Greenhouse gas emissions need to be reduced -- quickly -- if the world is to avoid widespread conflict, says Gwynne Dyer. The noted historian, international affairs columnist and lecturer will open this year's UBC Okanagan Distinguished Speaker Series with a free public lecture at the Kelowna Community Theatre on Sept. 12.
Dyer's presentation, After Iraq, will examine the interplay of critical global issues that include population growth, a U.S. withdrawal from Iraq, the world's reliance on non-renewable energy resources, climate change, and the large-scale human conflict that may arise as a result of resource shortages.
"We are just barely able to feed the current six and a half billion people on the planet, thanks to the Green Revolution and a shift to very energy-intensive agriculture," says Dyer. "But there is no second Green Revolution coming, and there are still lots more people coming. Start subtracting significant amounts of food production, and significant numbers of people are in trouble."
He warns that this could create conflict, including armed conflict, "because nobody will sit quietly and watch their children starve when any alternatives remain, including violent ones. Some of those watching their children starve will have the resources and technology to threaten those who still have food, but just enough food," he says.
"The only way to avoid this future, if it can be avoided, is to get greenhouse gas emissions down drastically in the next 10 to 15 years."
Date: September 12, 2007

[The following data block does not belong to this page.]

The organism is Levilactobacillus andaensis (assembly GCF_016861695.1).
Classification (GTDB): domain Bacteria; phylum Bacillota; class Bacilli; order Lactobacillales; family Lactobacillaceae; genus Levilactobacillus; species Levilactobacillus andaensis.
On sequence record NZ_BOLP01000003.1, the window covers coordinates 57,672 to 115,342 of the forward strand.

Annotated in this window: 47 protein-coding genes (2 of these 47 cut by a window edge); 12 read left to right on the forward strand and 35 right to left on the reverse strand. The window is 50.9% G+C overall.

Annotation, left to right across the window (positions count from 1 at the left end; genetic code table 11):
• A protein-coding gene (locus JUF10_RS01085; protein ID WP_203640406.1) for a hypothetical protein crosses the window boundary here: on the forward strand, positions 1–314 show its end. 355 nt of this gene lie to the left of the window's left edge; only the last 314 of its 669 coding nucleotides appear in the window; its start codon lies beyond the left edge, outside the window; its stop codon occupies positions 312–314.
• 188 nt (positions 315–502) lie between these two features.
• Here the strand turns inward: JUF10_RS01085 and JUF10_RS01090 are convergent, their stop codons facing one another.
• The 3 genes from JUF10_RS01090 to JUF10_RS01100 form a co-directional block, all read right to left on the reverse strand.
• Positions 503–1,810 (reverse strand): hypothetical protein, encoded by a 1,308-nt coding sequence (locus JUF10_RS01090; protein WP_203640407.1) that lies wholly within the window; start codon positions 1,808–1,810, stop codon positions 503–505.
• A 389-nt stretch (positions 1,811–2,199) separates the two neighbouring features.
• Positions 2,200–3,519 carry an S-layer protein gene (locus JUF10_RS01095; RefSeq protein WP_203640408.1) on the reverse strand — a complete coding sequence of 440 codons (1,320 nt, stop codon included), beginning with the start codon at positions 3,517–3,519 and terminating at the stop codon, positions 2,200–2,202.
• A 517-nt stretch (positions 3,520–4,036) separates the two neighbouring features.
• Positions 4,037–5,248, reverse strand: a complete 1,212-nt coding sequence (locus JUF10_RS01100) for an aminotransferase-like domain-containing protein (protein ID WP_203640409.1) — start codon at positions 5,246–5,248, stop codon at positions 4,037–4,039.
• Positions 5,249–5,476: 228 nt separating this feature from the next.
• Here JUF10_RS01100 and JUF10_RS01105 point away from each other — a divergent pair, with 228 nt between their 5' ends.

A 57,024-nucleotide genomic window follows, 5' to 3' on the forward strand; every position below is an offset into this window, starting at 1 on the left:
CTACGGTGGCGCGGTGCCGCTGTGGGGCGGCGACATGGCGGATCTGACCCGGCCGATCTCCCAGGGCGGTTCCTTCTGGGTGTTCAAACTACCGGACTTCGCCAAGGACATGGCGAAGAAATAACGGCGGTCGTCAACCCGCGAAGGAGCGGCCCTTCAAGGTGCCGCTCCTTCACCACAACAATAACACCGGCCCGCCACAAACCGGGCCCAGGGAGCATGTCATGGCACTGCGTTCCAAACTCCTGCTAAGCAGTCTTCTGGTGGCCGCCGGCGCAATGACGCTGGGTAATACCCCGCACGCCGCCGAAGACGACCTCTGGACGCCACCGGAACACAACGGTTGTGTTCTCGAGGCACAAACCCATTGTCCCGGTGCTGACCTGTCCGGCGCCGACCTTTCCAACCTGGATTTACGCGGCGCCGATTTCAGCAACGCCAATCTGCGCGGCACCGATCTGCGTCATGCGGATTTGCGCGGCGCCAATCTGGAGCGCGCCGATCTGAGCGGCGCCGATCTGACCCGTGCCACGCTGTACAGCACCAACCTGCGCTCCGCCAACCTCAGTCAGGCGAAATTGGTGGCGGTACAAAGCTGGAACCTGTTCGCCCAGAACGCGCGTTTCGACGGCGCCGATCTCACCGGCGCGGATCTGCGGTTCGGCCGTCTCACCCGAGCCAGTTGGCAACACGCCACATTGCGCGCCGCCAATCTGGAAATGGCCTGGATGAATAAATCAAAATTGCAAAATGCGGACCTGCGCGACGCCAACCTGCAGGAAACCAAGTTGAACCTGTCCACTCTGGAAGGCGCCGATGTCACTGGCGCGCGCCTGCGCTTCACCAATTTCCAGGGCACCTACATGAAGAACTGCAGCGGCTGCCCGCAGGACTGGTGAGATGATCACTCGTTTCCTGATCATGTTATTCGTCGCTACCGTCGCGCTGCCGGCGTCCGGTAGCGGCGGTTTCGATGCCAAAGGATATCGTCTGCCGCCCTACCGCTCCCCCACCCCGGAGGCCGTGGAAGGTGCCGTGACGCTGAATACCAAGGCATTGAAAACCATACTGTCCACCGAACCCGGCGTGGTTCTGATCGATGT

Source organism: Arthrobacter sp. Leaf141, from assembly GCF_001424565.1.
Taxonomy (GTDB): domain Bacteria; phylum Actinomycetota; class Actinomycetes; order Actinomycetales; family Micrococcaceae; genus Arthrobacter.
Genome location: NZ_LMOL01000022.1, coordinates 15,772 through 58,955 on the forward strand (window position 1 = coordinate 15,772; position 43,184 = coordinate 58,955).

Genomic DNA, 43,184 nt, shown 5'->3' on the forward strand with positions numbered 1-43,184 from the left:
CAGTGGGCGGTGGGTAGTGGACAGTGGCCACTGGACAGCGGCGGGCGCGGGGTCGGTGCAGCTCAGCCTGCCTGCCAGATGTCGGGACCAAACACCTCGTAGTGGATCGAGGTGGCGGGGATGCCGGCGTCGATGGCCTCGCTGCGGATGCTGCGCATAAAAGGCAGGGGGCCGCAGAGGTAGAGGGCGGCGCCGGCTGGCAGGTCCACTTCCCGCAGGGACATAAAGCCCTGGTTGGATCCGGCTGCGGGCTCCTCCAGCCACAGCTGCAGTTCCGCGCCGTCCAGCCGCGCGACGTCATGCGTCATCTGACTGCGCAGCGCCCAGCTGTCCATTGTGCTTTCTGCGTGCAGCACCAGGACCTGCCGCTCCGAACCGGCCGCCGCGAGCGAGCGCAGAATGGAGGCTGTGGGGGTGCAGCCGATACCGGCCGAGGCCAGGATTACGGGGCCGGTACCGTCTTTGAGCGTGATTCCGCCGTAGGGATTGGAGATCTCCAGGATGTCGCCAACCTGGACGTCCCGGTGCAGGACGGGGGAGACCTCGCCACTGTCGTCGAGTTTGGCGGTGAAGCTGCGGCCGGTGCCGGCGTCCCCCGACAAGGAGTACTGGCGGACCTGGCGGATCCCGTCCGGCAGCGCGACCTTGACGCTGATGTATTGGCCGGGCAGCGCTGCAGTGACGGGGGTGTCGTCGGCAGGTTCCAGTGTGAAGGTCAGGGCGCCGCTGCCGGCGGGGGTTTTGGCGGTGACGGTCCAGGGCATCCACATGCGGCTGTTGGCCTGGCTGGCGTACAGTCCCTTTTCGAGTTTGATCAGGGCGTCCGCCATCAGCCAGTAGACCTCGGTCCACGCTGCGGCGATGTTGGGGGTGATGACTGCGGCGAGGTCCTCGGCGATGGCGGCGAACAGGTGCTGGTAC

Time: 7 p.m.
Location: Kelowna Community Theatre -- 1435 Water Street, Kelowna, BC
About Gwynne Dyer
Gwynne Dyer was born in Newfoundland in 1943. After studying at universities in Canada, the United States and the United Kingdom, he received his PhD in military and Middle Eastern history from the University of London.
Dyer served in the Canadian, American and British navies. He taught military history and war studies for two years at the Canadian Forces College in Toronto and for four years at the Royal Military Academy in Sandhurst.
Since he left teaching in 1973, Dyer has worked as a freelance journalist, broadcaster and lecturer. His syndicated columns on international affairs appear in a dozen languages in nearly 200 newspapers published in more than 40 countries around the world.
Dyer is frequent lecturer. His reflections on globalization and the nation-state were published in 1996 by the Canadian Institute of International Affairs in its series Behind the Headlines.
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